Project Summary

This research project is in progress. PCORI will post the research findings on this page within 90 days after the results are final.

What is the research about?

Each day in the United States, more than 50,000 patients receive general anesthesia for surgery. With general anesthesia, doctors give patients medicines to bring on a sleep-like state and keep patients from feeling pain during surgery. 

Doctors use two main types of general anesthesia. The first type is total intravenous anesthesia, or TIVA. Doctors give TIVA through a vein. The second type is inhaled volatile anesthesia, or INVA. Patients breathe INVA in through a breathing tube.

TIVA and INVA are safe and effective but may have different benefits and harms. For example, some patients report feeling refreshed after surgery, while others report feeling groggy or ill. But questions remain about how each type of medicine affects recovery from surgery.

In this study, the research team is looking at how well patients receiving TIVA recover from surgery compared to patients receiving INVA.  

Who can this research help?

Results may help patients and their doctors when considering types of general anesthesia for surgery.

What is the research team doing?

The research team is enrolling 12,500 adults receiving surgery at one of 20 hospitals across the United States. The team is assigning patients by chance to receive either TIVA or INVA.

The day after surgery and again one week and one month later, the research team is surveying patients about:

  • The quality of their recovery
  • Signs or symptoms of waking up during surgery
  • Their ability to do daily activities
  • Social support
  • Anxiety
  • Depression
  • Pain
  • Delirium, or confused thinking and lack of awareness of one’s surroundings
  • Quality of life

Patients who have had surgery are helping to plan and conduct the study.

Research methods at a glance

Design ElementDescription
DesignRandomized controlled trial
Population12,500 adults undergoing scheduled noncardiac surgery expected to last more than 60 minutes and requiring general anesthesia
  • TIVA
  • INVA

Primary: quality of recovery, signs or symptoms of waking up during surgery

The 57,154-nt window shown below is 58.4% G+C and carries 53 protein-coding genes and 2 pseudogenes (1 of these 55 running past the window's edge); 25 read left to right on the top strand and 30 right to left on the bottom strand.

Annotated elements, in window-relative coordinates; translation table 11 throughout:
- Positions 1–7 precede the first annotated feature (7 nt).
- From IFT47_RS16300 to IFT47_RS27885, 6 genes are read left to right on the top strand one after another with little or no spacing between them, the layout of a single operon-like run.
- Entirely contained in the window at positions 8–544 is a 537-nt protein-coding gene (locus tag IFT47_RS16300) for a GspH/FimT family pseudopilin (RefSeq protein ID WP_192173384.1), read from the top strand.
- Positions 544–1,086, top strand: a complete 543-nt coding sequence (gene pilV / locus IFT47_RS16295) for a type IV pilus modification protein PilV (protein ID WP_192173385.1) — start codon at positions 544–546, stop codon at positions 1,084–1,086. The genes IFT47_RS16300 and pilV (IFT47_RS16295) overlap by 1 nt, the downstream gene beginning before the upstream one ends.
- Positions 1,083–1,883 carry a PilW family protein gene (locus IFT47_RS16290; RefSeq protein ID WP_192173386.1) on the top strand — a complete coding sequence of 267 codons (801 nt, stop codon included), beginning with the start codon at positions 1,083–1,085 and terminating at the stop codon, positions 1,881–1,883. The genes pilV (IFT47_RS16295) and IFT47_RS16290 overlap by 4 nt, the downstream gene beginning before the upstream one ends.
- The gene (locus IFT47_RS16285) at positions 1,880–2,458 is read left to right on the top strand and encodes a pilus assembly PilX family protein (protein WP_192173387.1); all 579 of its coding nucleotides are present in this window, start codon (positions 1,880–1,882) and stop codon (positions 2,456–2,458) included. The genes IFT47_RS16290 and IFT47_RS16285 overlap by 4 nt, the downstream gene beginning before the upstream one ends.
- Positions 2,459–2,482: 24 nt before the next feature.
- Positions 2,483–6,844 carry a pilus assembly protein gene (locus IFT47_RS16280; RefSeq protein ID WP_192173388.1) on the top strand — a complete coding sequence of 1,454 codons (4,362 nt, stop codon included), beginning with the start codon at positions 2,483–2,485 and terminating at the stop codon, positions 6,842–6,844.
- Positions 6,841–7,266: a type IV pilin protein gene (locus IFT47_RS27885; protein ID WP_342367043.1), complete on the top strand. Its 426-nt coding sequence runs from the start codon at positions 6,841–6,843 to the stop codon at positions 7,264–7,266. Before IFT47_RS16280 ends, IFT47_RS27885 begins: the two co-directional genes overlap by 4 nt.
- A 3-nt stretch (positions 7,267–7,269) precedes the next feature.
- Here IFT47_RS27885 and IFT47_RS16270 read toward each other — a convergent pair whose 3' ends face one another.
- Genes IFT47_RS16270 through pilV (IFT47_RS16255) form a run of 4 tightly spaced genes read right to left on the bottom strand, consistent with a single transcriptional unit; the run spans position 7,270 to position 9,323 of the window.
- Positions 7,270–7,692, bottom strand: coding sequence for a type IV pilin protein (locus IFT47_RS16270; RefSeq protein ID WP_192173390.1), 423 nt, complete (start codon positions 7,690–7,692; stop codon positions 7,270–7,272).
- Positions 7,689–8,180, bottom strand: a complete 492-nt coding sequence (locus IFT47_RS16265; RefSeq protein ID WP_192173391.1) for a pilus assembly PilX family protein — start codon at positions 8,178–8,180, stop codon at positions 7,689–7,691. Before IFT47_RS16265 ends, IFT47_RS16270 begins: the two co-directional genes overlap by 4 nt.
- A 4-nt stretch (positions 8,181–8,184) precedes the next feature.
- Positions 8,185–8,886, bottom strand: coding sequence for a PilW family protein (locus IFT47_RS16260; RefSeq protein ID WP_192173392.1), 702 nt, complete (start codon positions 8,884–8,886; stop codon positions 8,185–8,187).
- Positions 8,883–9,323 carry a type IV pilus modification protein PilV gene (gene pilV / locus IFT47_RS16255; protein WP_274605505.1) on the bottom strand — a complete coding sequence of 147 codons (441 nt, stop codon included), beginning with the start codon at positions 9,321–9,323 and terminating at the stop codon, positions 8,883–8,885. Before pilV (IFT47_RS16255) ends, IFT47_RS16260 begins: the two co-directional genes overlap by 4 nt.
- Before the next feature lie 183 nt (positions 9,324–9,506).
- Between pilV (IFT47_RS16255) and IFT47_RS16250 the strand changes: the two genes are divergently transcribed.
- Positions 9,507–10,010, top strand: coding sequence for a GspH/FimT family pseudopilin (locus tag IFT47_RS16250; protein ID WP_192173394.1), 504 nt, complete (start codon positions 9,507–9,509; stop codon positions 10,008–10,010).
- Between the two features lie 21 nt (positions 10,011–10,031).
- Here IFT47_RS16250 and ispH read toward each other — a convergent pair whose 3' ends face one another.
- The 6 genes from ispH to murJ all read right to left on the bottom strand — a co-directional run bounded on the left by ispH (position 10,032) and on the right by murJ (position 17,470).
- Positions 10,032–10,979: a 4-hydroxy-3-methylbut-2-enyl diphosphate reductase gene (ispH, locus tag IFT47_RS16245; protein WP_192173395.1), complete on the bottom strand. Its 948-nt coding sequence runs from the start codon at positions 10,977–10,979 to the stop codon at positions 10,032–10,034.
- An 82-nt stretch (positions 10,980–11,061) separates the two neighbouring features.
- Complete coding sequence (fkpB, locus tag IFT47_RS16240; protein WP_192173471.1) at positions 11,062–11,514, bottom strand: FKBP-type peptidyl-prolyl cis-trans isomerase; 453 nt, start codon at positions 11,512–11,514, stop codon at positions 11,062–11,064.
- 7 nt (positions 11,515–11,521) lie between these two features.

Secondary: physical independence, pain, social support, delirium, anxiety, depression, quality of life

Timeframe  Timeframe Length of follow-up for collecting data on primary outcomes. View Glossary 1-month follow-up for primary outcomes

Project Information

Sachin Kheterpal, MD, MBA
Michael Avidan, MBChB
Regents of the University of Michigan
THRIVE: Trajectories of Recovery after Intravenous Propofol vs inhaled VolatilE anesthesia

Key Dates

July 2021
June 2028


Award Type
Health Conditions Health Conditions These are the broad terms we use to categorize our funded research studies; specific diseases or conditions are included within the appropriate larger category. Note: not all of our funded projects focus on a single disease or condition; some touch on multiple diseases or conditions, research methods, or broader health system interventions. Such projects won’t be listed by a primary disease/condition and so won’t appear if you use this filter tool to find them. View Glossary
Populations Populations PCORI is interested in research that seeks to better understand how different clinical and health system options work for different people. These populations are frequently studied in our portfolio or identified as being of interest by our stakeholders. View Glossary
Intervention Strategy Intervention Strategies PCORI funds comparative clinical effectiveness research (CER) studies that compare two or more options or approaches to health care, or that compare different ways of delivering or receiving care. View Glossary
State State The state where the project originates, or where the primary institution or organization is located. View Glossary
Last updated: March 14, 2024